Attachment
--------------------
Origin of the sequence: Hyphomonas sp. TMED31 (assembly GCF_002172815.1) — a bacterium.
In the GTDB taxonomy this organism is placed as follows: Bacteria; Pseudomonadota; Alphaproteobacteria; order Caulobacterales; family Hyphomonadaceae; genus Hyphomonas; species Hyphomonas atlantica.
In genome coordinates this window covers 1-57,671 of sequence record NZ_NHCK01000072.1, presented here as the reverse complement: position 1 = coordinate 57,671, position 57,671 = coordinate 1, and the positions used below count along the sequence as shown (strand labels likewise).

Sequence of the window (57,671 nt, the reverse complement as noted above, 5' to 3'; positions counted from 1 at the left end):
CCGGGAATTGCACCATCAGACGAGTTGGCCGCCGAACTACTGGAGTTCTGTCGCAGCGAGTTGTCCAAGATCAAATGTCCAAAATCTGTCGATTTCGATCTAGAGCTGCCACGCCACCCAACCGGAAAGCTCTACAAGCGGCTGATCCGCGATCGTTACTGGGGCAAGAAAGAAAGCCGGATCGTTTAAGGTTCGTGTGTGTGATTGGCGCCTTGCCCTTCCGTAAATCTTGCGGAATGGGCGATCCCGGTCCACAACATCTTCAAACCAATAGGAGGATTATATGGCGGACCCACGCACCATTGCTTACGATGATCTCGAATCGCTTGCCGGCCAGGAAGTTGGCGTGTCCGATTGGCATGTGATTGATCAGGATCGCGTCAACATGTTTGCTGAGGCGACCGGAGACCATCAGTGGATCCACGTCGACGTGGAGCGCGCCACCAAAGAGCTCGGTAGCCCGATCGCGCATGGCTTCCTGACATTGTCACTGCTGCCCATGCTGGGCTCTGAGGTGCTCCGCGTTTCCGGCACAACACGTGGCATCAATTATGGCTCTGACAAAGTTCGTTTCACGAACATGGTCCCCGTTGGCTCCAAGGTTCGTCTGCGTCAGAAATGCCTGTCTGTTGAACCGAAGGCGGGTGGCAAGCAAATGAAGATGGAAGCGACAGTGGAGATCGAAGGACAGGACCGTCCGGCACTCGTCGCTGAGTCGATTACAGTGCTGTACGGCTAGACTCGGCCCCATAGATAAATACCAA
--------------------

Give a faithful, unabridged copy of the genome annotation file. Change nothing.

Origin of the sequence: Hyphomonas sp. TMED31 (assembly GCF_002172815.1) — a bacterium.
In the GTDB taxonomy this organism is placed as follows: Bacteria; Pseudomonadota; Alphaproteobacteria; order Caulobacterales; family Hyphomonadaceae; genus Hyphomonas; species Hyphomonas atlantica.
In genome coordinates this window covers 1-57,671 of sequence record NZ_NHCK01000072.1, presented here as the reverse complement: position 1 = coordinate 57,671, position 57,671 = coordinate 1, and the positions used below count along the sequence as shown (strand labels likewise).

Sequence of the window (57,671 nt, the reverse complement as noted above, 5' to 3'; positions counted from 1 at the left end):
CCGGGAATTGCACCATCAGACGAGTTGGCCGCCGAACTACTGGAGTTCTGTCGCAGCGAGTTGTCCAAGATCAAATGTCCAAAATCTGTCGATTTCGATCTAGAGCTGCCACGCCACCCAACCGGAAAGCTCTACAAGCGGCTGATCCGCGATCGTTACTGGGGCAAGAAAGAAAGCCGGATCGTTTAAGGTTCGTGTGTGTGATTGGCGCCTTGCCCTTCCGTAAATCTTGCGGAATGGGCGATCCCGGTCCACAACATCTTCAAACCAATAGGAGGATTATATGGCGGACCCACGCACCATTGCTTACGATGATCTCGAATCGCTTGCCGGCCAGGAAGTTGGCGTGTCCGATTGGCATGTGATTGATCAGGATCGCGTCAACATGTTTGCTGAGGCGACCGGAGACCATCAGTGGATCCACGTCGACGTGGAGCGCGCCACCAAAGAGCTCGGTAGCCCGATCGCGCATGGCTTCCTGACATTGTCACTGCTGCCCATGCTGGGCTCTGAGGTGCTCCGCGTTTCCGGCACAACACGTGGCATCAATTATGGCTCTGACAAAGTTCGTTTCACGAACATGGTCCCCGTTGGCTCCAAGGTTCGTCTGCGTCAGAAATGCCTGTCTGTTGAACCGAAGGCGGGTGGCAAGCAAATGAAGATGGAAGCGACAGTGGAGATCGAAGGACAGGACCGTCCGGCACTCGTCGCTGAGTCGATTACAGTGCTGTACGGCTAGACTCGGCCCCATAGATAAATACCAA